The four light beams a to d emitted by the laser oscillators 31a to 31d are deflected by the polygon mirror 35 to move across the light receiving pattern S3. When the first light beam moves across the pattern S3 and a light beam detect output S3OUT is produced, the main controller 51 turns off the laser oscillator 31b.

The light beam detect output S3OUT is counted by the counter 60, which is read by the main controller 51 (step ST28). When the count in the counter 51 reaches four, the main controller decides that the light beam b is the first one (steps ST29 and ST30). When the count does not reach four, it is decided that a light beam other than the beam b is the first one. In this case, a decision is made again.

In making this decision, the main controller 51 sets the laser oscillator 31c to turn off at the time when the first one of the three light beams moves across the light receiving pattern S3. When the counter 60 reaches a count of four, it is decided that the light beam c is the first one (step ST34 and ST35). When the count in the counter 60 is not four, it is decided that a light beam other than the beam c is the first one and a decision is made anew.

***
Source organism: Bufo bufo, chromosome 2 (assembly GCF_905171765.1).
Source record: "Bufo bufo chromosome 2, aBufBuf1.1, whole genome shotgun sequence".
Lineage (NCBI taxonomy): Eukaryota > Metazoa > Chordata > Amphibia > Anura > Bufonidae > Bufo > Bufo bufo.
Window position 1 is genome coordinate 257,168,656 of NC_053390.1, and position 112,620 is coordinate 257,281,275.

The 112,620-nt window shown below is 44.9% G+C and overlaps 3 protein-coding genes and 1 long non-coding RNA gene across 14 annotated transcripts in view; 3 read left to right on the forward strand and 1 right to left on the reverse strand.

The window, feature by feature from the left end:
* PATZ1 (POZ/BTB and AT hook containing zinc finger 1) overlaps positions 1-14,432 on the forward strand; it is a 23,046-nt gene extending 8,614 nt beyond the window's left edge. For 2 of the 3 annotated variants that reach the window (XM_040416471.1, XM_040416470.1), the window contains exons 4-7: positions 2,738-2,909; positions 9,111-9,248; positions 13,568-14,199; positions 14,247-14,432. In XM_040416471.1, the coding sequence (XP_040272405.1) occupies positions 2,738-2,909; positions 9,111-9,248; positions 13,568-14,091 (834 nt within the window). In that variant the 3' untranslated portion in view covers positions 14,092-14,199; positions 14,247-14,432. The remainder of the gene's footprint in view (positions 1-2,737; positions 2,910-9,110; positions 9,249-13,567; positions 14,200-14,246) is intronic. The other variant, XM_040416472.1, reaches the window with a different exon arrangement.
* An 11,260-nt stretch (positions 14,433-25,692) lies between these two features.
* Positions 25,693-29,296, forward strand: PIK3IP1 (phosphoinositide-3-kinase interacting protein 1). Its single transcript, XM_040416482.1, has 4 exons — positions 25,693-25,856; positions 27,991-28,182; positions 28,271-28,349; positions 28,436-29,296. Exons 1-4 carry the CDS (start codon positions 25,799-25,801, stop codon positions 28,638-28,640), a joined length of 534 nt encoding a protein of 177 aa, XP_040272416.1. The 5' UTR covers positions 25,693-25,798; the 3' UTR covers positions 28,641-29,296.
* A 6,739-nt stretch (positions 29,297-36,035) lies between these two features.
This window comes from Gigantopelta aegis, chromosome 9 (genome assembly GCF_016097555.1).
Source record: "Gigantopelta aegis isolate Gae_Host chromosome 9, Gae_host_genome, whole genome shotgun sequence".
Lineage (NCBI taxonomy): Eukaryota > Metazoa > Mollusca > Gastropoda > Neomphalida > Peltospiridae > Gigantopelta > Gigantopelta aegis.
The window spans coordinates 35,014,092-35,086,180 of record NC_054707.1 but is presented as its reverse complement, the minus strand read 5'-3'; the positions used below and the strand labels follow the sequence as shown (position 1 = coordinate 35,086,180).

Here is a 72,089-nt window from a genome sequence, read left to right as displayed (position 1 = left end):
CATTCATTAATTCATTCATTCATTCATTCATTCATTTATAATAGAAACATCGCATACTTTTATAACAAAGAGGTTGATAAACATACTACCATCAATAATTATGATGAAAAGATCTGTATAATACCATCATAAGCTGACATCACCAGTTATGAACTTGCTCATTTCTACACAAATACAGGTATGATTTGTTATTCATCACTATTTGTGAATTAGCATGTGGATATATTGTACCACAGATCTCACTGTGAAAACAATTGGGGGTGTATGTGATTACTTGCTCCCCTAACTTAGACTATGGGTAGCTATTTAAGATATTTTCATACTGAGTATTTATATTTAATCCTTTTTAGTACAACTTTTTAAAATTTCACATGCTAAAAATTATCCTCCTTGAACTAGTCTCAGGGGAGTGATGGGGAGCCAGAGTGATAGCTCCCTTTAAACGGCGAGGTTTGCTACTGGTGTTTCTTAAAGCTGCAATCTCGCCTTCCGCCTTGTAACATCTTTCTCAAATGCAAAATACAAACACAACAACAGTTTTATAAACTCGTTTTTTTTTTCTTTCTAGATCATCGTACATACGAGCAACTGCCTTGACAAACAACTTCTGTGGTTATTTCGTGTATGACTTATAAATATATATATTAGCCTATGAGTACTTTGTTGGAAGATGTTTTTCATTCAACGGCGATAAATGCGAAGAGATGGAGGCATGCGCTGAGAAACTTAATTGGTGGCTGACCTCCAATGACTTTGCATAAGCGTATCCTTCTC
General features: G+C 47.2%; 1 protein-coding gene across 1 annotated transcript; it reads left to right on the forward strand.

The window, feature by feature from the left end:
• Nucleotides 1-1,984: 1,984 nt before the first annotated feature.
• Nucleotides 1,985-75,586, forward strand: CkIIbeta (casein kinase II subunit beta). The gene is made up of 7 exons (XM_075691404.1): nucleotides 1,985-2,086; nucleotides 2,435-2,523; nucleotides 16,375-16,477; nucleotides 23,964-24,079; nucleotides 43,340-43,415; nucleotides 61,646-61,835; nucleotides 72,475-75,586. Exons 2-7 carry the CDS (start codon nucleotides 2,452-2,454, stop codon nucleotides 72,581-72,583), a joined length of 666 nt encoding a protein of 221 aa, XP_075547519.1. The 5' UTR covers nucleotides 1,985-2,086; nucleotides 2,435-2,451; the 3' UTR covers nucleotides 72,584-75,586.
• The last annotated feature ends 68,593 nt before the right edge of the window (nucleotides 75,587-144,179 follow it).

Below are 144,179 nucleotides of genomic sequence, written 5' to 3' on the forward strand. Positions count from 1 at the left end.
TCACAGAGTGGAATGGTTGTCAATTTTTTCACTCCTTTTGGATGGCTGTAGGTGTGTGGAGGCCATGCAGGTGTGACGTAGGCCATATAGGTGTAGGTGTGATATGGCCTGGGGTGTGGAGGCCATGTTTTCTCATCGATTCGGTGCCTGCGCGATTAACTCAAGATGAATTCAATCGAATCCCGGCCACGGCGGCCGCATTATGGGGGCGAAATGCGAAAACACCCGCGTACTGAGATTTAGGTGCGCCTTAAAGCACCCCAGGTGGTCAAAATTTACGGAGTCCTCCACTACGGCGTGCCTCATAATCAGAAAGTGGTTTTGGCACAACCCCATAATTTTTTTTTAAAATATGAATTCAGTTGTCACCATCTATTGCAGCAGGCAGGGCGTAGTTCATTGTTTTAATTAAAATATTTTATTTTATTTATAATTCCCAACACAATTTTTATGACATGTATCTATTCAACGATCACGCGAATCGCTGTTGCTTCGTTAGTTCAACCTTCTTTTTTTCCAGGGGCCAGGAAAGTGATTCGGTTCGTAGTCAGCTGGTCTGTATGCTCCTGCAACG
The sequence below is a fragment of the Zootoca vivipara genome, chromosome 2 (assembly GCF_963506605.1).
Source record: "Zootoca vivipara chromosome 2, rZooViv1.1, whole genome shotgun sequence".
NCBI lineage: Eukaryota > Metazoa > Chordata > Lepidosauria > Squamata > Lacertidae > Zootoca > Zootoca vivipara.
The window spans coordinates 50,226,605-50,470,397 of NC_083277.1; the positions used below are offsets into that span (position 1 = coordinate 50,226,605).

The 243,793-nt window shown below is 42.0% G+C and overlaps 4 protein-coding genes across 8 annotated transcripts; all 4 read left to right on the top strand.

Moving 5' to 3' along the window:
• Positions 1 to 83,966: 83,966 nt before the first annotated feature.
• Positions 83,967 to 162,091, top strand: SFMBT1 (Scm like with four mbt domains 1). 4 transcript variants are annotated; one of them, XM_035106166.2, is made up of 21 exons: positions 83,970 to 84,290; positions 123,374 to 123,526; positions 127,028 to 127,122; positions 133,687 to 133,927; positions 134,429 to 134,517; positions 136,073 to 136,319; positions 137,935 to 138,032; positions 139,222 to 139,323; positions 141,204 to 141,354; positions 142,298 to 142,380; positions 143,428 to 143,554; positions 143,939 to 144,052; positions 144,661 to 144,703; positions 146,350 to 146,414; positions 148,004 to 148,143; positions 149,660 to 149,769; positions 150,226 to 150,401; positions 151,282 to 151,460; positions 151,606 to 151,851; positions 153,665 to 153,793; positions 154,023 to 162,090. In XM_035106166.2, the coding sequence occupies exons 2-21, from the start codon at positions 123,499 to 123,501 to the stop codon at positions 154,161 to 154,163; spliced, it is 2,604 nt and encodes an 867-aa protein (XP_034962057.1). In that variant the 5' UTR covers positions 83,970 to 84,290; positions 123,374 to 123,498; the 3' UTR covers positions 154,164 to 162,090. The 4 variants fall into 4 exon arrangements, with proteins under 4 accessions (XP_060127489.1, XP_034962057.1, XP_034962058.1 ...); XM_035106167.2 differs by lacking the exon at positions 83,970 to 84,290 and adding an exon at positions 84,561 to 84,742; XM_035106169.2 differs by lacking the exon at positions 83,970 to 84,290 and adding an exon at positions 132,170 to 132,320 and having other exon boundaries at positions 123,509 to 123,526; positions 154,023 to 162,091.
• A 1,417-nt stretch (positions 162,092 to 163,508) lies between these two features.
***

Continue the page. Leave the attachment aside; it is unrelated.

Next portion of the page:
When the light beam c is not the first one, the main controller 51 makes anew a decision of which of the light beams leads. In making this decision, the main controller 51 sets the laser oscillator 31d to turn off at the time when the first beam moves across the light receiving pattern S3. When the counter 60 reaches a count of four, the light beam d is the first one (steps ST39 and ST40). If not four, an error signal is output (step ST41).